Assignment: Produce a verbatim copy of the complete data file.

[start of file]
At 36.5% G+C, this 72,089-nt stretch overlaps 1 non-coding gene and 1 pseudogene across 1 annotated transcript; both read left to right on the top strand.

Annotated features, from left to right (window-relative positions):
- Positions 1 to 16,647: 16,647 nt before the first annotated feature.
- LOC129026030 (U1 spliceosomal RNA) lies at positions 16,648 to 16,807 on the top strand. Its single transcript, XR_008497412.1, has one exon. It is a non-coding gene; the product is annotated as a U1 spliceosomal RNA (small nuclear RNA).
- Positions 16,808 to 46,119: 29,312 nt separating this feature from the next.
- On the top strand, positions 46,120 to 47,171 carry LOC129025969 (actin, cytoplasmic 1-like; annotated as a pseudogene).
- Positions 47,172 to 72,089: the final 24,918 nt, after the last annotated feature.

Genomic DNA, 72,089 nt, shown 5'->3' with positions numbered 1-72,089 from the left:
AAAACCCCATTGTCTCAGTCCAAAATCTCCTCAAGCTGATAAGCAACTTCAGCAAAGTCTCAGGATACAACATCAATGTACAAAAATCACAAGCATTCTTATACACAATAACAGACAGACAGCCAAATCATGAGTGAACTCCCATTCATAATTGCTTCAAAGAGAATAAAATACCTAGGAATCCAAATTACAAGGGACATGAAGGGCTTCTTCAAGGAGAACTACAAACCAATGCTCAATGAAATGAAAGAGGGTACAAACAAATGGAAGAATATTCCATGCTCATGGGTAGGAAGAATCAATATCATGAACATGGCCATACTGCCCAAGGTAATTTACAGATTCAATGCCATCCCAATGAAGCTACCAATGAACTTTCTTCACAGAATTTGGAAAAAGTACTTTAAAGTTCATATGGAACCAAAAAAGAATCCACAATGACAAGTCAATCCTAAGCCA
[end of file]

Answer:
At 36.5% G+C, this 72,089-nt stretch overlaps 1 non-coding gene and 1 pseudogene across 1 annotated transcript; both read left to right on the top strand.

Annotated features, from left to right (window-relative positions):
- Positions 1 to 16,647: 16,647 nt before the first annotated feature.
- LOC129026030 (U1 spliceosomal RNA) lies at positions 16,648 to 16,807 on the top strand. Its single transcript, XR_008497412.1, has one exon. It is a non-coding gene; the product is annotated as a U1 spliceosomal RNA (small nuclear RNA).
- Positions 16,808 to 46,119: 29,312 nt separating this feature from the next.
- On the top strand, positions 46,120 to 47,171 carry LOC129025969 (actin, cytoplasmic 1-like; annotated as a pseudogene).
- Positions 47,172 to 72,089: the final 24,918 nt, after the last annotated feature.

Genomic DNA, 72,089 nt, shown 5'->3' with positions numbered 1-72,089 from the left:
AAAACCCCATTGTCTCAGTCCAAAATCTCCTCAAGCTGATAAGCAACTTCAGCAAAGTCTCAGGATACAACATCAATGTACAAAAATCACAAGCATTCTTATACACAATAACAGACAGACAGCCAAATCATGAGTGAACTCCCATTCATAATTGCTTCAAAGAGAATAAAATACCTAGGAATCCAAATTACAAGGGACATGAAGGGCTTCTTCAAGGAGAACTACAAACCAATGCTCAATGAAATGAAAGAGGGTACAAACAAATGGAAGAATATTCCATGCTCATGGGTAGGAAGAATCAATATCATGAACATGGCCATACTGCCCAAGGTAATTTACAGATTCAATGCCATCCCAATGAAGCTACCAATGAACTTTCTTCACAGAATTTGGAAAAAGTACTTTAAAGTTCATATGGAACCAAAAAAGAATCCACAATGACAAGTCAATCCTAAGCCA